Gottschalk and Winnie Lightner keep the energy going and this was
Berkeley's first time official behind the movie camera at the helm,
even if he was sharing it with someone else before becoming the
choreography legend he soon would be. I don't know if this could
have been longer, but it has enough moments to check out and it
reminds us how beautiful Young was before the 1950s rendered her
are sadly no extras.
is yet another interesting gem written by no less than a then
lesser-known Dalton Trumbo, with Anne Shirley torn between going to
college and helping out her father at his nice, beloved, local mom
and pop grocery store. She starts to get involved with students
there and many come from money, so she is torn between fitting in
somewhat and just trying to be herself. This is a smart work and has
some nice touches, including Trumbo touching on her father's shop up
against a big new market daring to open up nearby, the daughter
having to face class division (one guy likes her so much, he lies and
says he owns a chain of his own) and more surprises that show this is
not just a college comedy romp.
issued this in what is considered the peak year of the original
Hollywood Studio System and I'm glad some issues get by the Code, but
this is not a political film with boring polemics. Instead it is a
melodrama that does not drag and that's a plus. Barbara Reed, James
Ellison, Adele Pearce, J.M. Kerrigan and Doris Davenport also star.
are sadly no extras.
R. Brabin's Stage
(1933) can be a very shrill film, but to be about a pushy mother
(Alice Brady) pushing her daughter (eventually a young Maureen
O'Sullivan) into show business after she did not quite make it as she
could or should have makes sense. Whether this is overdone or
realistic is up to you to decide, but this MGM melodrama is only a
backstage musical by default, but barely so.
the opening credits start, they are sped up and show stage performers
delivering various performances, one of the only possibly comic
moments here, though I then noticed some white actors in blackface
and that cast my doubts on the whole thing. That ugliness does not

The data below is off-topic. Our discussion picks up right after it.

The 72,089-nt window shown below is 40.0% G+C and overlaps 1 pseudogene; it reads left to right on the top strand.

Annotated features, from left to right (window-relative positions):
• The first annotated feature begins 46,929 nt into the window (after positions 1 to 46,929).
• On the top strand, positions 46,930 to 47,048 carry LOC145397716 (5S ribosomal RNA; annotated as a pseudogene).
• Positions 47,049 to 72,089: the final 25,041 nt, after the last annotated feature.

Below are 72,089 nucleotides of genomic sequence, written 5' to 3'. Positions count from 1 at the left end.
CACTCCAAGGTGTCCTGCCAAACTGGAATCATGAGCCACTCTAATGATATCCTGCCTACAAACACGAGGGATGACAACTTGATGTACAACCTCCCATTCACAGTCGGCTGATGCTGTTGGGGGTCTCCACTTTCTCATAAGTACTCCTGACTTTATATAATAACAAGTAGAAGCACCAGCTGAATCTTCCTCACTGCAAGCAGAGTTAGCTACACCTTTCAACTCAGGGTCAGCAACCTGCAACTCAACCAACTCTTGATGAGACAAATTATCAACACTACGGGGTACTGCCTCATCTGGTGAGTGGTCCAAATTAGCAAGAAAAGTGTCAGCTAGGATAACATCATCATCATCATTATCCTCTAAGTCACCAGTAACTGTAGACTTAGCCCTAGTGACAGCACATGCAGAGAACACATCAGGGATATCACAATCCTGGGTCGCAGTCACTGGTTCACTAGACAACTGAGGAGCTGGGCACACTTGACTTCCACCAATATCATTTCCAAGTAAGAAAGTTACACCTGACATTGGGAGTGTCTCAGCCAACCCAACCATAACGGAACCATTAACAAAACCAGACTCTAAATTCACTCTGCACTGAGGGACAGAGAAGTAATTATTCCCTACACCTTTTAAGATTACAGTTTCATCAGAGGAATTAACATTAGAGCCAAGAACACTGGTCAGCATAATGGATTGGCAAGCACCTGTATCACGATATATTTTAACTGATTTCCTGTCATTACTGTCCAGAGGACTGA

resurface, but the story has its own harshness. Brady loses her
daughter, only getting her back years later. From there, the
daughter is never happy with her being pushed to perform and to say
they have a toxic, dysfunctional relationship is putting it mildly.
O'Sullivan is amazing even at this young age and the supporting cast
includes the venerable Ted Healy (a we'll known personality who
eventually launched The Three Stooges, though they landed up at
another studio, Columbia), Franchot Tone, Phillips Holmes and other
uncredited talents that make up the convincing supporting performers.
I'll add that we get a funny slightly off-key singing scene with a
very young actor, one who would go on to play Alfalfa in the classic
shorts: Carl Switzer. Yes, its that kind of film.
Theatrical Trailer is the only extra.
Voice Of The Moon
acclaimed Italian direction Federico Fellini who brought the world 8
and many more delivers his final film: The
Voice of the Moon
(1990). A long time coming, the film gets the grand treatment from
Arrow with this new Blu-ray/DVD combo that fans of the late filmmaker
will not be able to resist.
(filmmaker) Roberto Benigni, Paolo Villaggio, and Nadia Ottavaini,
the stylish and gorgeous looking film shines in its new 2K
restoration from the original 35mm film elements courtesy (and
exclusive) to Arrow. The film is adapted from a novel by Ermano
Cavazzoni and is inspired by other Fellini works such as Amacord
Salvini (Benigni) is a mental patient who is finding his way back
into the surreal world that he lives in. Looking for love, he comes
across a host of bizarre and unusual characters who guide him along a
cinematic landscape that only Fellini could conjure.
the Moon with Fellini, a rarely seen hour-long documentary on the
film's production, featuring interviews with Fellini, Roberto Benigni
and Paolo Villagio
sleeve featuring original and newly commissioned artwork by Peter
PRESSING ONLY: Illustrated collector's booklet featuring new writing
on the film by Pasquale Iannone.
a month before her wedding, Michal's fiance decides to break off with
her leaving her high and dry at the alter. But Michal is determined
to have her wedding and get married NO MATTER WHAT, the wedding will
go on ...and God/fate will provide a groom. For the next 30 days,
Michal will go on speed dating, believing the next man will be her
Mr. Right in Rama Burshtein's The